Archives for the Month of September, 2008

Blog Me: Do you want to blog?

Writer to Reader

P.: I compare Agile to a pair of socks.
J.: I know, I read your blog.
P: What do you think of it?
J.: I like it. It’s quirky. And it’s based on genuine coaching experience. (Pause) I’ve often thought of writing my own.
P.: That’s a great idea! For years, I didn’t think I had anything unique or worthwhile to blog about. Then I finally decided to share my take on Selfish Programming.

A Blog Reader’s Story

AS A Reader
I WANT to read about other people’s ideas, opinions and experiences
SO THAT I learn new things or re-learn things important to me that I’ve forgotten

Acceptance Criteria

[Y] Is there a steady stream of new posts to keep me reading (at least one per month)?
[Y] Is the information authentic (based on personal experience and perspective)?
[Y] Does the blog give me new ideas?
[Y] Does the blog help me develop my existing ideas?
[Y] Does the blog help me look at my bigger picture?

A Blog Writer’s Story

AS A Blogger
I WANT to share things I’m passionate about in a fun and creative way
SO THAT we become a little more agile every day

Acceptance Criteria

[Y] Does my blog have a clear purpose?
[Y] Do I share information useful to others?
[Y] Do I present the information in an engaging way?
[Y] Is the information authentic (based on personal experience and perspective)?
[Y] Do I have fun blogging?

A Portal to Endless Opportunities

I blog because it:

  • Challenges me to think deeply – to question why I’m doing what I’m doing
  • Forces me to communicate effectively – in terms of saying what I mean and meaning what I say
  • Creates opportunities, such as being invited to present at conferences like Universit√© du SI
  • Connects me with other people I would never otherwise meet, learn from and collaborate with

Why do you want to blog? Once you know why, why not create your own blog in under 25 minutes?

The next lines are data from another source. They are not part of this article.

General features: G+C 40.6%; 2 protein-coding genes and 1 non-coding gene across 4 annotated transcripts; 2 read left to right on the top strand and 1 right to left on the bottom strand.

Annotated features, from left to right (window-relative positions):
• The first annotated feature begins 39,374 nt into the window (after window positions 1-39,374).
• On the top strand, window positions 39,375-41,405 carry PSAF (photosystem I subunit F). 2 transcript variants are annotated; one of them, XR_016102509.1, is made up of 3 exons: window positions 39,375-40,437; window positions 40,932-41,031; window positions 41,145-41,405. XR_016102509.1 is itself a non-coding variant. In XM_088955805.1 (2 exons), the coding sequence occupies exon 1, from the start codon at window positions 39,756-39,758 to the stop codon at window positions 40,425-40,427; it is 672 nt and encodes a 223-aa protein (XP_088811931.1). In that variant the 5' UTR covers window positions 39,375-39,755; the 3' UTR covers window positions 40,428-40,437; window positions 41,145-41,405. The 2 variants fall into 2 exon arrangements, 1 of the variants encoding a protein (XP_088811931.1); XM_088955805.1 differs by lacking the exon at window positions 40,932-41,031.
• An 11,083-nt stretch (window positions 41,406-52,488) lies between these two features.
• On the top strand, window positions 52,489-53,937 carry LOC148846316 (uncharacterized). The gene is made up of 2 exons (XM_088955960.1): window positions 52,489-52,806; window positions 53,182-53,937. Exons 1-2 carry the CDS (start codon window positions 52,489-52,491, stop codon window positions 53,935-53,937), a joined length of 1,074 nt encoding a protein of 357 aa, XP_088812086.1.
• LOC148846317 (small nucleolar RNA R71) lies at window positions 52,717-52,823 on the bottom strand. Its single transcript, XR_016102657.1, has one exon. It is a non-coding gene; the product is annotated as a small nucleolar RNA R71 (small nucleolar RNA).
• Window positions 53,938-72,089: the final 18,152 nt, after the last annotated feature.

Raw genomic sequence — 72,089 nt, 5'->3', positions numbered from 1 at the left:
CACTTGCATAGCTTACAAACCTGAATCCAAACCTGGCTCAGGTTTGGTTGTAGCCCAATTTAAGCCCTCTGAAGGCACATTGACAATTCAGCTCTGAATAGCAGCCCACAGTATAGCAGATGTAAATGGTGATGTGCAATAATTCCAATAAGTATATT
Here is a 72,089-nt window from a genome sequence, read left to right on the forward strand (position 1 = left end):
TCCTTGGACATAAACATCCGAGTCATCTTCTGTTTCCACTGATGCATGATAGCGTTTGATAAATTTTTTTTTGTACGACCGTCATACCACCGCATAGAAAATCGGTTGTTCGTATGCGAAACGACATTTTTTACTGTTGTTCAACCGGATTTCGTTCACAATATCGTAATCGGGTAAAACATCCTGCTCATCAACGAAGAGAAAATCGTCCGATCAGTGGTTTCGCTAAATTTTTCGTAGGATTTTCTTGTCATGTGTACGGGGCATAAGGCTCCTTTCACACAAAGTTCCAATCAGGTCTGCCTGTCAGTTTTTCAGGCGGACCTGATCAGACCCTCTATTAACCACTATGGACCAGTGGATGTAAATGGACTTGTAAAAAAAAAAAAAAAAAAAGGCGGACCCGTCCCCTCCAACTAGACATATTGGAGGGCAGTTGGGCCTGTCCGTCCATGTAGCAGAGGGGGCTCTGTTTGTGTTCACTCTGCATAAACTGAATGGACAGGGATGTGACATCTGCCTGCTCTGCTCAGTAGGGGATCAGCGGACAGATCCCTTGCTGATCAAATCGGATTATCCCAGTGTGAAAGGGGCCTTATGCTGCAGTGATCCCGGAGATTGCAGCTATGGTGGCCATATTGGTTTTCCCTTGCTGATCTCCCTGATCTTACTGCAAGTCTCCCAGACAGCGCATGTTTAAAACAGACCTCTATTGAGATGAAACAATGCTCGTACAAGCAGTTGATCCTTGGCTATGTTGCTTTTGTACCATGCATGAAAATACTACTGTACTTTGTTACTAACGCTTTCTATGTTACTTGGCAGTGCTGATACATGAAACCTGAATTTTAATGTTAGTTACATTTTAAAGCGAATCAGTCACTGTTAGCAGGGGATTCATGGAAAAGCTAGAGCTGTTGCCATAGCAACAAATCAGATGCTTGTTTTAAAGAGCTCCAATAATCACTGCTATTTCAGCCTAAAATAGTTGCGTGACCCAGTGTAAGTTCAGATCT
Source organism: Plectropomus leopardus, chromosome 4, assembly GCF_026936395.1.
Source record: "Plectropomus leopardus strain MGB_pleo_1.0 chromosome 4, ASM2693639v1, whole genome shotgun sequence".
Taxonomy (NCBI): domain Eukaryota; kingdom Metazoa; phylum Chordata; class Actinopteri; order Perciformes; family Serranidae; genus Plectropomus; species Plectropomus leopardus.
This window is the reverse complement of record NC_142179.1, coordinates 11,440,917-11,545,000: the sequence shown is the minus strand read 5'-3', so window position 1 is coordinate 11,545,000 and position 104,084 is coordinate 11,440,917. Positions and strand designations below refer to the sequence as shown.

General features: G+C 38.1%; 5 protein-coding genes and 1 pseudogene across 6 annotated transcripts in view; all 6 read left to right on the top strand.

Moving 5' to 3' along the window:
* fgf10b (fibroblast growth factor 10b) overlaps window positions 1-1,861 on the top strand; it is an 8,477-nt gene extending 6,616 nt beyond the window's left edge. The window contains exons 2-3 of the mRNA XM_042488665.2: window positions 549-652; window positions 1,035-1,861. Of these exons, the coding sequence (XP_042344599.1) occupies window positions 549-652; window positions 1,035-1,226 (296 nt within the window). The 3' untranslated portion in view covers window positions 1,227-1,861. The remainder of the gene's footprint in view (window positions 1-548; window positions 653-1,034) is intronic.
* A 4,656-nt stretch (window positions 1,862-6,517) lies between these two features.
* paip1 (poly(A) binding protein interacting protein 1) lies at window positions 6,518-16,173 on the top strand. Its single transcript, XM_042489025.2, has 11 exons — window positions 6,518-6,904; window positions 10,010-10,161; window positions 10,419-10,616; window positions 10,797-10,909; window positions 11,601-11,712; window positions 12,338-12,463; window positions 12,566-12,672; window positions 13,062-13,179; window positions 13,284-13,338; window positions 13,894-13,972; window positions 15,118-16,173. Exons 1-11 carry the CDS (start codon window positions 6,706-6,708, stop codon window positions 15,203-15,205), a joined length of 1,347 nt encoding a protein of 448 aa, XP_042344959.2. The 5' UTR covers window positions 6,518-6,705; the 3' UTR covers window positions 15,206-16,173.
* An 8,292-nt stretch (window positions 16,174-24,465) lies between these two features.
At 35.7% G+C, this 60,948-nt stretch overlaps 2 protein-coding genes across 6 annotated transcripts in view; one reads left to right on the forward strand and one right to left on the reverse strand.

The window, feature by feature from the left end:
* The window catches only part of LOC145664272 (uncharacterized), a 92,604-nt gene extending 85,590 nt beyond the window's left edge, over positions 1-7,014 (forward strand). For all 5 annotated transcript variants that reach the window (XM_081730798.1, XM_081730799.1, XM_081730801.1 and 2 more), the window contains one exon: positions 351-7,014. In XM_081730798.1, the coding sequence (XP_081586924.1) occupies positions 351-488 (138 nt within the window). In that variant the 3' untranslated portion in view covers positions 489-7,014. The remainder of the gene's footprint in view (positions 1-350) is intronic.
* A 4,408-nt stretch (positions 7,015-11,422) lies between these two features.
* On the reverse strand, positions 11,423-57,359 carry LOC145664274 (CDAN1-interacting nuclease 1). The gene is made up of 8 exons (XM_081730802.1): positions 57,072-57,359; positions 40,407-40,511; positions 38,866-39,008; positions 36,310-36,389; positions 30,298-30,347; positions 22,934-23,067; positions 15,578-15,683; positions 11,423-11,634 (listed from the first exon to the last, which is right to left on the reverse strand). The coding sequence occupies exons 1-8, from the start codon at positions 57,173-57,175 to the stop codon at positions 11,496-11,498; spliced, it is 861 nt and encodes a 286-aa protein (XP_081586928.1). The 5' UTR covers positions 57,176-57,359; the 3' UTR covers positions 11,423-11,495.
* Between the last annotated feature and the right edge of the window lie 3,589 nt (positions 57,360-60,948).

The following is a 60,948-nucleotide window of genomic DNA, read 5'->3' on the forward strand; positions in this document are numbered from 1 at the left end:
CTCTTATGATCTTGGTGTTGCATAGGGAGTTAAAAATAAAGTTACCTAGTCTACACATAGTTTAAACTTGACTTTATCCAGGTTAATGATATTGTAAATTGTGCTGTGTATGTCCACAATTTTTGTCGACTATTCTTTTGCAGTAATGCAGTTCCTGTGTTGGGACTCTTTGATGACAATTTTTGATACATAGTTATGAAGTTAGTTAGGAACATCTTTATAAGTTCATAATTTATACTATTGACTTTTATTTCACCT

Challenge Your Personal Agility

‘To some, responsibility is a burden. To others, responsibility is a reward. For many, responsibility means having someone to point to.’

– Christopher Avery

It was great to finally meet Christopher Avery at the Agile Business Conference this Wednesday. His presentation on the Responsibility Model, delivered in person, was every bit as insightful and entertaining as I hoped it would be.

‘Humans are born to learn’

According to Christopher, Responsibility has long been considered as a character trait. Or, depending on your view of the world, a character flaw.

Newsflash: Responsibility is neither a character trait nor flaw. Christopher describes Responsibility as the way you respond to a problem. Responsibility is completely subjective. It’s also a feeling. This is why Responsibility is so difficult to talk about.

For me, the most effective way of thinking about Responsibility is to compare it with Accountability. According to Christopher, delegating Accountability is the first tool of management. It’s a one-sided agreement-making process in which one individual beholdens another regardless of whether or not that individual accepts the responsibility that has been thrust upon them.

Responsibility, on the other hand, empowers an individual by giving each of us the choice to acknowledge then embrace the uncertainty surrounding our lives and to do something about it.

Redefining Responsibility

There are six progressive phases in the Responsibility Model:

  1. Denial – ‘Problem? What problem? There’s no problem.’
  2. Blame – ‘I don’t have a problem working with you. You seem to have a problem with me. That makes it your problem. ‘
  3. Justify – ‘I guess it’s possible that I’ve become insensitive to other people’s feelings and needs. I can’t help it though. After all, I’ve been doing this job for a long time. It’s who I am.’
  4. Shame – ‘What have I done? I’m going to look such an idiot in front of the people at work. How am I going to live it down? Why should they help me after the way I’ve behaved?’
  5. Obligation – ‘Tell me what you think I should do. I have no choice but to do it (even though I don’t want to). I’ll do whatever you say. It’s only a job after all (no one can expect to do a job they love).’
  6. Responsibility – ‘I can wait for them to change but that could take forever. No, it’s up to me. I want to fix the problem. So how am I going to be a better colleague? I know! I’ll listen more. And be more considerate towards others. It’s a start.’